Bright Aisles, Dark Alleys

‘If we cannot prevent the cruelty they suffer, at least let harm not be inflicted for our pleasure, paid with our money, and executed in our name.

We cannot speak sincerely of compassion while confining, abusing, and slaughtering our fellow sentient beings. Compassion begins in our shopping carts, in our closets, in our kitchens, on our plates.’

Great Middle Way

10349086_10205392592715415_7257494644106864853_n―a brief address by Tashi Nyima to the Richardson Interfaith Alliance (TX) during the Thanksgiving Observance

There is a quote in tonight’s program that reads: “Having abandoned the taking of life, refraining from the taking of life, we dwell without violence, with the knife laid down —scrupulous, full of mercy— trembling with compassion for all sentient beings.”  ―Buddha Shakyamuni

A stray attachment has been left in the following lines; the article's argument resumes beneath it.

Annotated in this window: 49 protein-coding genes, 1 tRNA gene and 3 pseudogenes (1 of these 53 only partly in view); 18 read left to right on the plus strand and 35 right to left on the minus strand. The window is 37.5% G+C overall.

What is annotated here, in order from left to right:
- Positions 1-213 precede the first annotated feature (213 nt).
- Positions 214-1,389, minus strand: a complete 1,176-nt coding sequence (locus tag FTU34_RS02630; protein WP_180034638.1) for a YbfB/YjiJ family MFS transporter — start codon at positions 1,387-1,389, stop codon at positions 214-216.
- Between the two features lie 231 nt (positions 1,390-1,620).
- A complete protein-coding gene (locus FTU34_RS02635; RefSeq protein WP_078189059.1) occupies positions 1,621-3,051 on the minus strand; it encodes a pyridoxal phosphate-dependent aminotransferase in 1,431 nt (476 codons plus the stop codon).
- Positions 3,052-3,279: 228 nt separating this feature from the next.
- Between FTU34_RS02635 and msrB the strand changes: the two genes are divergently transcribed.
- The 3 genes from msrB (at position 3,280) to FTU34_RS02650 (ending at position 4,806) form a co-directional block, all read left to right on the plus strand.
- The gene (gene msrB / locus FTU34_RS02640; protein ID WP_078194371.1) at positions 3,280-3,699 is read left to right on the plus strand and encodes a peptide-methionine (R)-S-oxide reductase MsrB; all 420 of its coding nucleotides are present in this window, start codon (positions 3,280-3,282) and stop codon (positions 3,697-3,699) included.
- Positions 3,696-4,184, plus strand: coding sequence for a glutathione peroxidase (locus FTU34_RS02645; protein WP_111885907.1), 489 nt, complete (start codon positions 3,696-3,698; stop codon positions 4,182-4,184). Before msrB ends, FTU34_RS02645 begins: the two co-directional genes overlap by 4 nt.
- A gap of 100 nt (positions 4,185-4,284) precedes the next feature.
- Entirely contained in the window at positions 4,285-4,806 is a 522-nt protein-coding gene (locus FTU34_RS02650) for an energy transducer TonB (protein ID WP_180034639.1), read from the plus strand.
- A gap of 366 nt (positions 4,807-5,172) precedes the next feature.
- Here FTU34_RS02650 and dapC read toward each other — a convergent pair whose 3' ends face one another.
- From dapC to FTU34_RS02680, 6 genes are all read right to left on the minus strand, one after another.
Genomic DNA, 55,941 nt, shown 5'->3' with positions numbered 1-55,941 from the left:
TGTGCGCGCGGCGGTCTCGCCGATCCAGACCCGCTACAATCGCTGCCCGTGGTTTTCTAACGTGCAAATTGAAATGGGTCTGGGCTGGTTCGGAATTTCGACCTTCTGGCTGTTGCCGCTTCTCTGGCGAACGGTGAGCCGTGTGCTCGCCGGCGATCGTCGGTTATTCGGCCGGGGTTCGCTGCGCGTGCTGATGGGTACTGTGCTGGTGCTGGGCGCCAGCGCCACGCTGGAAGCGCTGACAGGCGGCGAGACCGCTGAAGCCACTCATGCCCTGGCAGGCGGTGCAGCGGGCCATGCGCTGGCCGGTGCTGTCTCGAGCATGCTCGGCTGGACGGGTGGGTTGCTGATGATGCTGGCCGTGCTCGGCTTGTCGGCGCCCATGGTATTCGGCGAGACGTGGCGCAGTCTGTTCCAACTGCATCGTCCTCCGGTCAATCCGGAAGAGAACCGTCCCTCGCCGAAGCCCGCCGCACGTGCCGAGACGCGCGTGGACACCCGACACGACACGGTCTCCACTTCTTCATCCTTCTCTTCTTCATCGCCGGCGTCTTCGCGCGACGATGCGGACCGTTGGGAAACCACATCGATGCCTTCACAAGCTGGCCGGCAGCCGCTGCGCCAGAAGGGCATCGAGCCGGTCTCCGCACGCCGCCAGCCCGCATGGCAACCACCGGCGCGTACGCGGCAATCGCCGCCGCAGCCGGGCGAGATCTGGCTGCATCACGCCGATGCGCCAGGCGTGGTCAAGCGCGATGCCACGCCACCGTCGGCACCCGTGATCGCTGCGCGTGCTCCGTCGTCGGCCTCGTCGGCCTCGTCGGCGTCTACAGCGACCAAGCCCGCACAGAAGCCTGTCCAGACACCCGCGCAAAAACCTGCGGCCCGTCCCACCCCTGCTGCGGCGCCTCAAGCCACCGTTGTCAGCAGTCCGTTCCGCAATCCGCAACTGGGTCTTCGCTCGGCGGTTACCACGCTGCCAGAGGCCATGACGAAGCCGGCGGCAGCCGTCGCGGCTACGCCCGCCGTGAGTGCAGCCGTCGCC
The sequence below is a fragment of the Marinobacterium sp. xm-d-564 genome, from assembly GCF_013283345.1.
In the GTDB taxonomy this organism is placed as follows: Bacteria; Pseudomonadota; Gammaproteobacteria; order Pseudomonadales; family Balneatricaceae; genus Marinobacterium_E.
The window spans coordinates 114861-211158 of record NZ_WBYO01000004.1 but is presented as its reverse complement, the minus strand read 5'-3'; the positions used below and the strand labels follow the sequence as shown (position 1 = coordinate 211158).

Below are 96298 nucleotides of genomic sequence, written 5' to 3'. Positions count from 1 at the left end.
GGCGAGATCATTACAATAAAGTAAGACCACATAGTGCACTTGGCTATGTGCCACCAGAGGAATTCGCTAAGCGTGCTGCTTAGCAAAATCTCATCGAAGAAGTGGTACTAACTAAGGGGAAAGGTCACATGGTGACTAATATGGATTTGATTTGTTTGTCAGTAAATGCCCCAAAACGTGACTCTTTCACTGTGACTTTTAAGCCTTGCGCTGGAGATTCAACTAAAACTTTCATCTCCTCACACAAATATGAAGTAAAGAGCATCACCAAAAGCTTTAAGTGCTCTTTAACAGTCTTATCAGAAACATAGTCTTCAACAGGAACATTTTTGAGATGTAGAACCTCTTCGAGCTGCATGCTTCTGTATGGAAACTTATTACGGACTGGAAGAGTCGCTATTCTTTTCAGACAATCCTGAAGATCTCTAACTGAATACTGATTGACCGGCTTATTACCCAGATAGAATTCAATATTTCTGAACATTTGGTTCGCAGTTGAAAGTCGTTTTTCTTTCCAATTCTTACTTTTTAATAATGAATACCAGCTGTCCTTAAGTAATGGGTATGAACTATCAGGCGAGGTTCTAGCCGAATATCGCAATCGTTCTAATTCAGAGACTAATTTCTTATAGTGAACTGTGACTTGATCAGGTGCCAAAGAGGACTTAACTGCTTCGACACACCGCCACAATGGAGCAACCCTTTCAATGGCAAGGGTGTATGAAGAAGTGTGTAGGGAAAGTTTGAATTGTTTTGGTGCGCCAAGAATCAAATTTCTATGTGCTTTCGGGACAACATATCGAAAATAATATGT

When people think of Buddhist monks, if they think of us at all, they imagine that we dwell in clouds of incense, smiling serenely, unperturbed, meditating on nothing. But, as you just read, we are not called to drift placidly in emptiness, but to “tremble with compassion for all sentient beings”.

I thought that the mention of ‘trembling’ was just a rhetorical device, until late one night, returning with my Teacher from visiting with refugees, when we passed by a dark alley and heard the cries of fear and pain of…

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